House Judiciary Chairman Jim Jordan (R-OH) fired off a sweeping request for documents dealing with former President Trump’s prosecution for election interference in Georgia, asking Fulton County District Attorney Fani Willis (D) to turn over all records relating to the case, The Hill reports.
“New revelations have emerged about impeached Texas Attorney General Ken Paxton and his relationship with indicted Austin developer Nate Paul, who contributed $25,000 to his campaign,” CBS News reports.
“The details come less than three weeks before Paxton faces his impeachment trial in the Texas Senate. They accuse him of using a fake Uber account so he could visit his mistress, and using burner phones and secret personal email accounts as well.”
“The documents, filed by the House impeachment managers, state Paul hired Paxton’s reported mistress at his Austin firm so Paxton could see her more easily, rather than traveling to San Antonio where she once lived.”
Alan Abramowitz: “Negative partisanship is the key to understanding the continuing loyalty of Republican voters to former President Donald Trump. Attacks on Trump by Democrats, liberals, and mainstream media figures and even indictments by federal and state prosecutors on serious criminal charges have only served to reinforce the loyalty of Republican voters to Trump. Republican voters see these attacks and indictments as efforts by the hated opposition party and its allies to weaken the former president and prevent his return to the White House.”
“Similarly, in a general election matchup between Joe Biden and Donald Trump, even Republicans who have reservations about Trump overwhelmingly prefer him to Biden because they believe the portrayal of Biden by Republican leaders and conservative media outlets as a radical leftist and a threat to the survival of the nation.”
“As a result, it appears likely that a rematch between Biden and Trump in 2024 will remain highly competitive with the outcome hinging on a small number of swing voters in a handful of closely contested states — an outcome that could lend itself to attacks on the integrity of the election by the former president and his allies.”
“The South Carolina Supreme Court ruled Wednesday the state’s new six-week abortion ban is constitutional, allowing the law to go into effect,” the Columbia State reports.
“The 4-to-1 ruling comes after a new justice was elected and the General Assembly rewrote a previous six-week law. Earlier this year, the previous iteration of the court had ruled 3-2 against a different version of a six-week abortion ban, saying at the time that it violated a woman’s constitutional right to privacy.”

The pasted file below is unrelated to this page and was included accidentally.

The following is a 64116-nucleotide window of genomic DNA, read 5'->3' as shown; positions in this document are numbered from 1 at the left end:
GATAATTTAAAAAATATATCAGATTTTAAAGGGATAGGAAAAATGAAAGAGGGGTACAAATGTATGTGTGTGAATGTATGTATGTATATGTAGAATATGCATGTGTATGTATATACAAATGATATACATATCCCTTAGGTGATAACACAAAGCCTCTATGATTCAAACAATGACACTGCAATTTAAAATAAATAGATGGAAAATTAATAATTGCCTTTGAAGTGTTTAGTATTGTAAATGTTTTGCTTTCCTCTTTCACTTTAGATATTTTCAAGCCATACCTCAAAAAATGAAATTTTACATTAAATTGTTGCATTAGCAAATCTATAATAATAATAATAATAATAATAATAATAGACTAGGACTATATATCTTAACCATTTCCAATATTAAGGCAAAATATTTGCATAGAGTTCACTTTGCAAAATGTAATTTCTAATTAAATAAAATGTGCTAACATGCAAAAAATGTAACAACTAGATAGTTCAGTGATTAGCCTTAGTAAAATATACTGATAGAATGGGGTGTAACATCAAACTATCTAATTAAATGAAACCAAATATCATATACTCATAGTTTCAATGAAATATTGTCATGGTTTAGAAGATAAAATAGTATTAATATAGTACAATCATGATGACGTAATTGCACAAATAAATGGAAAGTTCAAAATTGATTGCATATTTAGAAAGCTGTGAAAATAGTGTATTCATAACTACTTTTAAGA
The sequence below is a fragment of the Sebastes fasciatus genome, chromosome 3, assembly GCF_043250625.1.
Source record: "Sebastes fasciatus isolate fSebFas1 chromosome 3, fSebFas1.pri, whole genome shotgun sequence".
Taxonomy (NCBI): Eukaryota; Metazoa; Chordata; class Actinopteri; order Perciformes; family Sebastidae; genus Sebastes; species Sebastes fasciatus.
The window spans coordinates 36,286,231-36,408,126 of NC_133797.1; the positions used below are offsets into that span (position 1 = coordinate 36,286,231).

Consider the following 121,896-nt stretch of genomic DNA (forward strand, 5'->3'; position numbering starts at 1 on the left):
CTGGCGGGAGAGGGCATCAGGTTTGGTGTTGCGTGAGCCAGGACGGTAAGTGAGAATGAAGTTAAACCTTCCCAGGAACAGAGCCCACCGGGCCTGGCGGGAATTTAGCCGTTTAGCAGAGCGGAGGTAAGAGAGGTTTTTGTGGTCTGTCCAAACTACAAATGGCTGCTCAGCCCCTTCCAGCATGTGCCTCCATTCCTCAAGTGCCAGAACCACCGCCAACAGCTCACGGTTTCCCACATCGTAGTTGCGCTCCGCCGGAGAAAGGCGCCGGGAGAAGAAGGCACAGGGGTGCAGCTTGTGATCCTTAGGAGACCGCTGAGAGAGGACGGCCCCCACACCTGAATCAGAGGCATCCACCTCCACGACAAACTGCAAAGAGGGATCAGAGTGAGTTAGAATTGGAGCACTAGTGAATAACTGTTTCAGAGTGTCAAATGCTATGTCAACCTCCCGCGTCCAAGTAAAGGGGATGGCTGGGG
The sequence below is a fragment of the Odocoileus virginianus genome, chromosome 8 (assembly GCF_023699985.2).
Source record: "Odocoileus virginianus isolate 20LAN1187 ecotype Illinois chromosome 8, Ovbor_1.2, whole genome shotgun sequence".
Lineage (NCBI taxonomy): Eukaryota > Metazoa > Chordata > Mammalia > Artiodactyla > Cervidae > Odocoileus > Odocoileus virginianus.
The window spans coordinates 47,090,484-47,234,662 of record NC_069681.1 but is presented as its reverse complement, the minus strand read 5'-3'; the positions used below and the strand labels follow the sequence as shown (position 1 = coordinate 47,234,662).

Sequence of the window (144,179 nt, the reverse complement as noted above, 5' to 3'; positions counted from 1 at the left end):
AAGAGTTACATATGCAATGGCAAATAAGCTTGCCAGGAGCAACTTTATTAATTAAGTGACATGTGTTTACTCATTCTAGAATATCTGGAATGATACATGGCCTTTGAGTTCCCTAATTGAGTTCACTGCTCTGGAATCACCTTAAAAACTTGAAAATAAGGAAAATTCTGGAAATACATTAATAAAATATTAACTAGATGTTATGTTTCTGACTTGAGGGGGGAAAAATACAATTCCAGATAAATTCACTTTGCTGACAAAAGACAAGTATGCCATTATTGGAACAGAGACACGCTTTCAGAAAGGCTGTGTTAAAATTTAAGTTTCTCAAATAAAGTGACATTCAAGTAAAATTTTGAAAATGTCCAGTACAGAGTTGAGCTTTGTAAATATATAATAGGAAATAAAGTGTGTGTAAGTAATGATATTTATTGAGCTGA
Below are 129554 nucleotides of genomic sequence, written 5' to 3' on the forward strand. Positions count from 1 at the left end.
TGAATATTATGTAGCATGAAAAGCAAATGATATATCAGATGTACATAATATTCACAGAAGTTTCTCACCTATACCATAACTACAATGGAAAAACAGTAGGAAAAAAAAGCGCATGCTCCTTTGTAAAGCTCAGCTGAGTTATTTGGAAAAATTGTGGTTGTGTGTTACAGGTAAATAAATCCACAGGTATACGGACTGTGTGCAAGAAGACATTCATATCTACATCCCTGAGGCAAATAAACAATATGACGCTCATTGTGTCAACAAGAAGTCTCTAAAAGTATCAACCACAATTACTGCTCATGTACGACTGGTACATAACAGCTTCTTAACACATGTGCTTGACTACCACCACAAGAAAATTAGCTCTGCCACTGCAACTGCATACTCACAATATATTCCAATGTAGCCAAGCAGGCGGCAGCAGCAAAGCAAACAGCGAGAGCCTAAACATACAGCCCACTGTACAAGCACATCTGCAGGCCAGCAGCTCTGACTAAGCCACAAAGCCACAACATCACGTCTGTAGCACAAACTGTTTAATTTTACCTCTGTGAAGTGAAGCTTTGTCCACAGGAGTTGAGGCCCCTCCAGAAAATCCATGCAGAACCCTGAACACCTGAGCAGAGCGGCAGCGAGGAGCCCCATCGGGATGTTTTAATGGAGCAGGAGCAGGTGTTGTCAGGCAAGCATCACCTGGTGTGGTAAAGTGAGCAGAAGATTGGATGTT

“The South Carolina Supreme Court, made up of five male justices, in June heard oral arguments over whether a revived six-week abortion ban in South Carolina violates a woman’s right to privacy under the state’s constitution. Before Wednesday’s decision, the state’s 20-week abortion law was in place, making South Carolina an unlikely abortion destination in the Southeast.”
“In one of the largest national crackdowns on fraud targeting federal coronavirus aid, the Justice Department on Wednesday said it had brought 718 law enforcement actions in connection with the alleged theft of more than $836 million,” the Washington Post reports.
“The Mar-a-Lago IT employee who, according to a federal court filing, implicated former President Donald Trump and two of his aides in an alleged pressure campaign to delete security camera footage at the Florida resort was advised by special counsel Jack Smith’s team that he would not face perjury charges after he amended his testimony,” CBS News reports.
“A Trump supporter indicted last week in Fulton County, Ga., for allegedly harassing an election worker was charged earlier this year with attacking an FBI agent working on the Justice Department’s parallel investigation of efforts to overturn the 2020 election results,” the Washington Post reports.
“The arrest of Harrison William Prescott Floyd III, which has not been previously reported, offers new information about the breadth of the federal probe led by special counsel Jack Smith, who has charged former president Donald Trump for allegedly attempting to obstruct Joe Biden’s election victory.”
“After having basked in conspiracy theories about the Jan. 6 attack on the U.S. Capitol, some supporters of former President Donald Trump are worried that a rally Trump is promoting outside the Fulton County Jail in Georgia ahead of his expected surrender in the state election interference case is an FBI setup,” NBC News reports.
“The rally, promoted by the far-right activist Laura Loomer, is expected at 10 a.m. ET Thursday, the day Trump has said he plans to turn himself in.”
“Former president Donald Trump suggested that the United States could see intensifying political violence, saying in a new interview that tensions in the country were reaching a boiling point,” the Washington Post reports. Asked by Tucker Carlson whether the nation is headed toward open conflict, Trump responded: “I don’t know. I can say this: There’s a level of passion that I’ve never seen. There’s a level of hatred that I’ve never seen. And that’s probably a bad combination.”
A new Morning Consult poll finds 61% of potential Republican primary voters said they would still be willing to back Donald Trump — both in the primary and general election — if he were imprisoned.